• You start eating HIS bread roll. What does Marc do? Does he make you aware of your mistake? If so, how does he do it?
  • Ask someone from your company to call Marc on his mobile phone at a certain time (knowing for sure that you are still sitting in the restaurant). In case Marc has his mobile phone switched on: Will he switch it off without talking? Will he answer the phone and talk as long as necessary? Will he answer briefly and then hang up? In that particular moment does he respect and engage with the caller more than with you?  (The right thing would be if Marc’s phone would be switched off in the first place.)
  • Order some alcoholic drinks. What has Marc decided to do? Does he easily agree and join you? Does he reject the drink to make sure he doesn’t get drunk? Or does he drink more than expected and you feel it’s getting embarrassing for you?
  • Tell the waiter – in advance – to present at the end of the lunch the bill to Marc, not to you. What is his first reaction? Does he not react at all and just ignore it? Does he hand it over to you? Does he pay the full amount? Does he pay half of the bill? Does he say he left his money/card at home? (Remember: It’s your responsibility as a Hiring Manager to pay the full bill if you invite the candidate for a lunch interview.)

Your challenge as a Recruiter is to make this lunch job interview test look as natural as possible. If the vacancy that you are trying to fill involves a lot of client contact (in which lunches/dinners etc. are occurring on a regular basis) it’s important to have a closer look at the candidate’s behaviour in this kind of environment. Never forget that good manners means good business, while poor manners can mean poor business.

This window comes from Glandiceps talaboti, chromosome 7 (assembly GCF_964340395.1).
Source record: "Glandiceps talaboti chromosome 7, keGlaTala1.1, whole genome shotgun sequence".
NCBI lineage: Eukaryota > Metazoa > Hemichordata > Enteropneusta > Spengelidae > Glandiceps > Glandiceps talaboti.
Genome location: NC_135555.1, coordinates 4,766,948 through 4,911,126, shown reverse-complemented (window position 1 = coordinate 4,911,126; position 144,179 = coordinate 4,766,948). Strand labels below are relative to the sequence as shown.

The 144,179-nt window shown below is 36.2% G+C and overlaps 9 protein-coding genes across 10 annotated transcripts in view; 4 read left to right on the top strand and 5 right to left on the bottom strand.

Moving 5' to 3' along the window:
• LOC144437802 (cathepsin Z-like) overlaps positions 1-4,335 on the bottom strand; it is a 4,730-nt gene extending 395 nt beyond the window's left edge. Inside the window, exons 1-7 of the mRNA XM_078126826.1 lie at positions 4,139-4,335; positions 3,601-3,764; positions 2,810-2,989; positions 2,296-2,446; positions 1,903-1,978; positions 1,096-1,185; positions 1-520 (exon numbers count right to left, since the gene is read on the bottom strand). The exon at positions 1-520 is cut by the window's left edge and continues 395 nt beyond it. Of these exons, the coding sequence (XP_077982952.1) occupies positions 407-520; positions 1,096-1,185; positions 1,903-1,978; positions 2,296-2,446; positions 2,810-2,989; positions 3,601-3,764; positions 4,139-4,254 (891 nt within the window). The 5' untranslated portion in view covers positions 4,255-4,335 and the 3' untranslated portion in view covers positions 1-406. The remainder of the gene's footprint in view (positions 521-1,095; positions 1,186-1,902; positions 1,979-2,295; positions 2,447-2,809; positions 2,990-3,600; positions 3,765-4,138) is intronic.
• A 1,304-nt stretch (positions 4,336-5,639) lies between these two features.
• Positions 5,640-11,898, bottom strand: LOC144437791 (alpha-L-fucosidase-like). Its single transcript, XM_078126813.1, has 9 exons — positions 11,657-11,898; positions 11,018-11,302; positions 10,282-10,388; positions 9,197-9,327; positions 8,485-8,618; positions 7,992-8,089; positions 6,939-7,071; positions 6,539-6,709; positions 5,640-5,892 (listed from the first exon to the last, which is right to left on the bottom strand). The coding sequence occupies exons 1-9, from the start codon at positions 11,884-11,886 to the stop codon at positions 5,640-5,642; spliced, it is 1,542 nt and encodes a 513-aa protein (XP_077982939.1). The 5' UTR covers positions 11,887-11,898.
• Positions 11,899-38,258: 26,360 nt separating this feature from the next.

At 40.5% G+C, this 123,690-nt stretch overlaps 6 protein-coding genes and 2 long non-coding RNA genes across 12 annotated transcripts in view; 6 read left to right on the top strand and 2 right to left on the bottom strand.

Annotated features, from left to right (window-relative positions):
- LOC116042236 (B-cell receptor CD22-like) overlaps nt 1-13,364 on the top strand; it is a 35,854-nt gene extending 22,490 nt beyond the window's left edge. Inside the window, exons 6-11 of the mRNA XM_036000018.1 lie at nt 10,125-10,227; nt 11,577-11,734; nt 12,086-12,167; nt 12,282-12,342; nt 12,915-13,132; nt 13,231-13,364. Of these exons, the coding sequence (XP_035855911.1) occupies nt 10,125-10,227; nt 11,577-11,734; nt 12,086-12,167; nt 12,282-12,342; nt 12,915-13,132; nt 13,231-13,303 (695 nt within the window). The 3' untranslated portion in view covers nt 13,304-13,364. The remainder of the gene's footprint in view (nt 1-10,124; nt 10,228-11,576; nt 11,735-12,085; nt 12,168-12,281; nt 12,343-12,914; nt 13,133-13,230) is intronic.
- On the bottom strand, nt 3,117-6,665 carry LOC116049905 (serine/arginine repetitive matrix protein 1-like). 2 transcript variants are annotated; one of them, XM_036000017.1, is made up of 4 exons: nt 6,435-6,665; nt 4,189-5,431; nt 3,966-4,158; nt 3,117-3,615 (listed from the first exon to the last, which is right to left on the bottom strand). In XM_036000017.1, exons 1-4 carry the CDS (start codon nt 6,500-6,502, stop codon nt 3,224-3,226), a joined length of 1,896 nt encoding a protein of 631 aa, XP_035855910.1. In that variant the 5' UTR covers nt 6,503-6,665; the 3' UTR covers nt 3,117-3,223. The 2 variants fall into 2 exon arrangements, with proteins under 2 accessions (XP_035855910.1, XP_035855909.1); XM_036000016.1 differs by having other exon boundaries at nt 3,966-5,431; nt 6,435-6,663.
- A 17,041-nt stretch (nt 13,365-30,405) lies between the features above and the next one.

You might even consider of inviting the two or three shortlisted candidates for the same lunch job interview test. It would also give you additionally a clue on how the candidates would behave and interact with each other. Surely an insightful experience which an office interview or video interview would never be able to give you. Seize the opportunity and find out in a lunch interview how your potential new hire communicates, behaves, eats and reacts to different challenges in a different surrounding!


What was your biggest takeaway today from these points? Which lesson are you most excited to use in your own lunch interview situation? I would appreciate it if you could leave a comment and let me know. If you know anyone who could benefit from this article, make sure you share it. You will be helping them out and me too! Thanks!

Author: Karin Schroeck-Singh

Karin Schroeck-Singh is a trilingual Career Optimizer at She has an MBA from the University of Leicester (UK) and gained 20 years of international work experience in various industries in Italy, the UK and India. Her passion lies in creating multilingual, high-quality content in career matters, giving highly engaging public speeches and helping job seekers to optimize their career by providing professional coaching. She is the author of several ebooks, among them “44 Tips for a successful Video Interview” ( She has written several career and business articles for international HR and Marketing companies. Her favourite motto is “Learn from anyone, anywhere, anytime!” Follow her on Twitter @CareerHeads.